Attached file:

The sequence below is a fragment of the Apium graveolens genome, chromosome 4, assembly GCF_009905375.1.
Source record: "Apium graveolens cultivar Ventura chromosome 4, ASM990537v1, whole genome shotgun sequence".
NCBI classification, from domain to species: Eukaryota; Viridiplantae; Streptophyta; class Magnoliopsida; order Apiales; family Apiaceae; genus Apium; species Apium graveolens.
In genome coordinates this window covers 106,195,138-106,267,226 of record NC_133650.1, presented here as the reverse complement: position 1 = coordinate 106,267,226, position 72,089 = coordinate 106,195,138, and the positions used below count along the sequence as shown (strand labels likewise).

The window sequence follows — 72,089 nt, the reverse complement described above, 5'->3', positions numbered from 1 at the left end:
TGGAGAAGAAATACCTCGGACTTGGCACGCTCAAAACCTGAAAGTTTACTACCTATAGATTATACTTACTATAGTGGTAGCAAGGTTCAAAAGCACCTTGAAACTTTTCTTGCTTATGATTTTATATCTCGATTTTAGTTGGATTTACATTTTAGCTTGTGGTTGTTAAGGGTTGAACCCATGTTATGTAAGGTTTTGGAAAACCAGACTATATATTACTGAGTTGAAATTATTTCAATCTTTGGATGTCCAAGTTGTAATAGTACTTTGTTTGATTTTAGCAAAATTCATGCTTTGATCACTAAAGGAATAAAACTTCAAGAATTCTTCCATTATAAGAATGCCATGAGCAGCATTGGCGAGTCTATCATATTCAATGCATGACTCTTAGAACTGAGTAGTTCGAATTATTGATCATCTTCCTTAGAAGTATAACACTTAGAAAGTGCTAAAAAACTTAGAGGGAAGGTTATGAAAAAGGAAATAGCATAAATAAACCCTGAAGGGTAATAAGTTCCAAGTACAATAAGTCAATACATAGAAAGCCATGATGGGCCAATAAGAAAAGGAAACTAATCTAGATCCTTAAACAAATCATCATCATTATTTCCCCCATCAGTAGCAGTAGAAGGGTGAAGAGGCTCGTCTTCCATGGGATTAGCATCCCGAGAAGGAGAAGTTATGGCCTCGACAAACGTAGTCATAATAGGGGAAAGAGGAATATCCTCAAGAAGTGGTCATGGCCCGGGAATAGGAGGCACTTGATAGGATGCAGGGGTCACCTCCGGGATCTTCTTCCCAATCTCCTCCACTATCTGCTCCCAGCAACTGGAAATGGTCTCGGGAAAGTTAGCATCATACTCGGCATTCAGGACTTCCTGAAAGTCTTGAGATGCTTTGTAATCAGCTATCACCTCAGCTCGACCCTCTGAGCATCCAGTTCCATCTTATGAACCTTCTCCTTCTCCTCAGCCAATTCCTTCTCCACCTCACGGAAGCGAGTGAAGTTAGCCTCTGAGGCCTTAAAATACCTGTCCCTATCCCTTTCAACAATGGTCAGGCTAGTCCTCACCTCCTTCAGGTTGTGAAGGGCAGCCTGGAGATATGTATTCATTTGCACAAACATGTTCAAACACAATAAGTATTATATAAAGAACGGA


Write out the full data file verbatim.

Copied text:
The sequence below is a fragment of the Apium graveolens genome, chromosome 4, assembly GCF_009905375.1.
Source record: "Apium graveolens cultivar Ventura chromosome 4, ASM990537v1, whole genome shotgun sequence".
NCBI classification, from domain to species: Eukaryota; Viridiplantae; Streptophyta; class Magnoliopsida; order Apiales; family Apiaceae; genus Apium; species Apium graveolens.
In genome coordinates this window covers 106,195,138-106,267,226 of record NC_133650.1, presented here as the reverse complement: position 1 = coordinate 106,267,226, position 72,089 = coordinate 106,195,138, and the positions used below count along the sequence as shown (strand labels likewise).

The window sequence follows — 72,089 nt, the reverse complement described above, 5'->3', positions numbered from 1 at the left end:
TGGAGAAGAAATACCTCGGACTTGGCACGCTCAAAACCTGAAAGTTTACTACCTATAGATTATACTTACTATAGTGGTAGCAAGGTTCAAAAGCACCTTGAAACTTTTCTTGCTTATGATTTTATATCTCGATTTTAGTTGGATTTACATTTTAGCTTGTGGTTGTTAAGGGTTGAACCCATGTTATGTAAGGTTTTGGAAAACCAGACTATATATTACTGAGTTGAAATTATTTCAATCTTTGGATGTCCAAGTTGTAATAGTACTTTGTTTGATTTTAGCAAAATTCATGCTTTGATCACTAAAGGAATAAAACTTCAAGAATTCTTCCATTATAAGAATGCCATGAGCAGCATTGGCGAGTCTATCATATTCAATGCATGACTCTTAGAACTGAGTAGTTCGAATTATTGATCATCTTCCTTAGAAGTATAACACTTAGAAAGTGCTAAAAAACTTAGAGGGAAGGTTATGAAAAAGGAAATAGCATAAATAAACCCTGAAGGGTAATAAGTTCCAAGTACAATAAGTCAATACATAGAAAGCCATGATGGGCCAATAAGAAAAGGAAACTAATCTAGATCCTTAAACAAATCATCATCATTATTTCCCCCATCAGTAGCAGTAGAAGGGTGAAGAGGCTCGTCTTCCATGGGATTAGCATCCCGAGAAGGAGAAGTTATGGCCTCGACAAACGTAGTCATAATAGGGGAAAGAGGAATATCCTCAAGAAGTGGTCATGGCCCGGGAATAGGAGGCACTTGATAGGATGCAGGGGTCACCTCCGGGATCTTCTTCCCAATCTCCTCCACTATCTGCTCCCAGCAACTGGAAATGGTCTCGGGAAAGTTAGCATCATACTCGGCATTCAGGACTTCCTGAAAGTCTTGAGATGCTTTGTAATCAGCTATCACCTCAGCTCGACCCTCTGAGCATCCAGTTCCATCTTATGAACCTTCTCCTTCTCCTCAGCCAATTCCTTCTCCACCTCACGGAAGCGAGTGAAGTTAGCCTCTGAGGCCTTAAAATACCTGTCCCTATCCCTTTCAACAATGGTCAGGCTAGTCCTCACCTCCTTCAGGTTGTGAAGGGCAGCCTGGAGATATGTATTCATTTGCACAAACATGTTCAAACACAATAAGTATTATATAAAGAACGGA